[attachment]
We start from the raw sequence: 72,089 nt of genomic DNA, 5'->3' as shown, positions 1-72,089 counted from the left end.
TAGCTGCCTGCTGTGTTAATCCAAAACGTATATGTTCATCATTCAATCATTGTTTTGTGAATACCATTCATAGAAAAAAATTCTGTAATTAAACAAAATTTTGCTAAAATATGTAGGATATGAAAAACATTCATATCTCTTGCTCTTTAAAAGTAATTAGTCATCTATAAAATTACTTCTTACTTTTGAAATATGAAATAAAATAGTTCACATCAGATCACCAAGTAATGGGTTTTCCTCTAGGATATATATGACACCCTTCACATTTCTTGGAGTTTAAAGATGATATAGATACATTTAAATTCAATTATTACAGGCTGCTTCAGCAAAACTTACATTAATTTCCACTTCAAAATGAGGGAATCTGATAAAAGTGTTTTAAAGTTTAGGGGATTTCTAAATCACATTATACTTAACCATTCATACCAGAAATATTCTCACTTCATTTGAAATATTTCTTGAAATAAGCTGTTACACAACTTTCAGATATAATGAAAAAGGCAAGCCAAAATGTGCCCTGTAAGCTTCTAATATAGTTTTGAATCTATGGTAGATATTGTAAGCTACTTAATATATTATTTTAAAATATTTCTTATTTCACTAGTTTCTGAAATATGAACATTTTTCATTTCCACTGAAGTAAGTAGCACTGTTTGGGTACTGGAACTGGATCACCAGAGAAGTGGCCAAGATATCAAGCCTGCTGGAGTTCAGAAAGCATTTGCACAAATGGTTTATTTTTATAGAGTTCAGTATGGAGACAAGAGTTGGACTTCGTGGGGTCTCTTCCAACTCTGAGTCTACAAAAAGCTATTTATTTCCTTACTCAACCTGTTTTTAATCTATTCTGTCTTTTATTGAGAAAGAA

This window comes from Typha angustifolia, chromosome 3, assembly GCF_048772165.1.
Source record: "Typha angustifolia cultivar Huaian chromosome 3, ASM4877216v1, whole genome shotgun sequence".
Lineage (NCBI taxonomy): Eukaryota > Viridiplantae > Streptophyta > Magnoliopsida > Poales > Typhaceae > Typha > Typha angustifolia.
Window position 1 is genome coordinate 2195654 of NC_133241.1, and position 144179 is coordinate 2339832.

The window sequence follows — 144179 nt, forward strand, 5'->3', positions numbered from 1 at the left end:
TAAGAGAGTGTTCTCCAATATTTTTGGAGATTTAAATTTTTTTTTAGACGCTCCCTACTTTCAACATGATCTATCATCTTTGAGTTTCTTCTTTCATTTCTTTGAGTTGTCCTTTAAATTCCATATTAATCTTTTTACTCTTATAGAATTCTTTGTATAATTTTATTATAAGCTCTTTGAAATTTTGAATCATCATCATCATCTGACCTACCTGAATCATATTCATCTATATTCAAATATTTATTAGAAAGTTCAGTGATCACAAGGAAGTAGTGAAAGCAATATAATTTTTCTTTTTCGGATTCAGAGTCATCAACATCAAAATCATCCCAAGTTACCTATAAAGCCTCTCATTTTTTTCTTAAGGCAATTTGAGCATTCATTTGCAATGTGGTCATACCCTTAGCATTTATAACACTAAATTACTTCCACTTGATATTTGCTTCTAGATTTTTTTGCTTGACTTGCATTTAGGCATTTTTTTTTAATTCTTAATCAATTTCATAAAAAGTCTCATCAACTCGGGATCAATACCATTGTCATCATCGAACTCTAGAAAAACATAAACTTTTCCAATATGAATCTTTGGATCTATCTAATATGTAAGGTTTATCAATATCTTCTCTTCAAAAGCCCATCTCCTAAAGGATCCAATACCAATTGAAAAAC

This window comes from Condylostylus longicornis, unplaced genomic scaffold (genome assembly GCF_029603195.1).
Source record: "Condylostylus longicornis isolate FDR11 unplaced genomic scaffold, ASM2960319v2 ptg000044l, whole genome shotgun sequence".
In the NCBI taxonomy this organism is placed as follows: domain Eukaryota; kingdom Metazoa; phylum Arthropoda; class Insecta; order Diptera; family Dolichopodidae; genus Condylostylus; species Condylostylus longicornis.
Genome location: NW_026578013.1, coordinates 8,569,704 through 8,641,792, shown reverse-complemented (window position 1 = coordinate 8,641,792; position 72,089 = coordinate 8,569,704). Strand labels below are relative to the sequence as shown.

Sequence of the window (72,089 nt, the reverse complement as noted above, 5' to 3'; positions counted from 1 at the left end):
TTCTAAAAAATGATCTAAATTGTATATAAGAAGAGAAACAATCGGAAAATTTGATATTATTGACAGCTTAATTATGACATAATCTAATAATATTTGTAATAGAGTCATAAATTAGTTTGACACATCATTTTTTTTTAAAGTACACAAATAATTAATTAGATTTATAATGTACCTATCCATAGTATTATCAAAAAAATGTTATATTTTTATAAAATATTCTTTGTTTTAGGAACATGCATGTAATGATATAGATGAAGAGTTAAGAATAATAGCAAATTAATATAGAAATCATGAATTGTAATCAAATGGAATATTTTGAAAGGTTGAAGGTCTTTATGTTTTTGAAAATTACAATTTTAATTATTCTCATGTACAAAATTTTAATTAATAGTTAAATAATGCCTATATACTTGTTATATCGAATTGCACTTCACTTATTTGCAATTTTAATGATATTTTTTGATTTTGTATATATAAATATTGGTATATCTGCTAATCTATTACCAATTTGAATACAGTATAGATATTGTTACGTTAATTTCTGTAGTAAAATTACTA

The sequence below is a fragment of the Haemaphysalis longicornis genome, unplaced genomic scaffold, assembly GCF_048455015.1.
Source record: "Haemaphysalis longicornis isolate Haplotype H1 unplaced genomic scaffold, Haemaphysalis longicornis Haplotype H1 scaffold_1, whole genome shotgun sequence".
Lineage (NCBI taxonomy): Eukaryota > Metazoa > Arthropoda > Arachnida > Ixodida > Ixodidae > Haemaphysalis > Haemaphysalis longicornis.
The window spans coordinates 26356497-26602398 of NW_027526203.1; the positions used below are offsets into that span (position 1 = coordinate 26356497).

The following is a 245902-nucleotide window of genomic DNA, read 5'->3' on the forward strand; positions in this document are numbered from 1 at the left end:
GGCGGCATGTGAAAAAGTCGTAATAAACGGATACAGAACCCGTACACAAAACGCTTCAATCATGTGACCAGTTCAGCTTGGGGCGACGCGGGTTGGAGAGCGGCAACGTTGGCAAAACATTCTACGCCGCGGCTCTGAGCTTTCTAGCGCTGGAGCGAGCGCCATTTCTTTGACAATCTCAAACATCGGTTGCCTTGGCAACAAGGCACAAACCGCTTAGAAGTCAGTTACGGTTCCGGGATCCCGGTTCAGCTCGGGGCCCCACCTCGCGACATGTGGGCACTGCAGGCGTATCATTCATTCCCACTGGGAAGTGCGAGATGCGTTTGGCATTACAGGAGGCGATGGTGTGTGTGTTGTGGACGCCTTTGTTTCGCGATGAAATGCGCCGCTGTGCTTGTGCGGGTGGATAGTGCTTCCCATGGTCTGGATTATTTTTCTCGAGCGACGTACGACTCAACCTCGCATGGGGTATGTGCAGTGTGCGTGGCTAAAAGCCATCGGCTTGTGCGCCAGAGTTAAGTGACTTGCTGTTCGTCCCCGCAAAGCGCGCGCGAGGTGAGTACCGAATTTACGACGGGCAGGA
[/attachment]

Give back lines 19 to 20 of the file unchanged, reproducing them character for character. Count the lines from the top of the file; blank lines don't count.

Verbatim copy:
The following is a 245902-nucleotide window of genomic DNA, read 5'->3' on the forward strand; positions in this document are numbered from 1 at the left end:
GGCGGCATGTGAAAAAGTCGTAATAAACGGATACAGAACCCGTACACAAAACGCTTCAATCATGTGACCAGTTCAGCTTGGGGCGACGCGGGTTGGAGAGCGGCAACGTTGGCAAAACATTCTACGCCGCGGCTCTGAGCTTTCTAGCGCTGGAGCGAGCGCCATTTCTTTGACAATCTCAAACATCGGTTGCCTTGGCAACAAGGCACAAACCGCTTAGAAGTCAGTTACGGTTCCGGGATCCCGGTTCAGCTCGGGGCCCCACCTCGCGACATGTGGGCACTGCAGGCGTATCATTCATTCCCACTGGGAAGTGCGAGATGCGTTTGGCATTACAGGAGGCGATGGTGTGTGTGTTGTGGACGCCTTTGTTTCGCGATGAAATGCGCCGCTGTGCTTGTGCGGGTGGATAGTGCTTCCCATGGTCTGGATTATTTTTCTCGAGCGACGTACGACTCAACCTCGCATGGGGTATGTGCAGTGTGCGTGGCTAAAAGCCATCGGCTTGTGCGCCAGAGTTAAGTGACTTGCTGTTCGTCCCCGCAAAGCGCGCGCGAGGTGAGTACCGAATTTACGACGGGCAGGA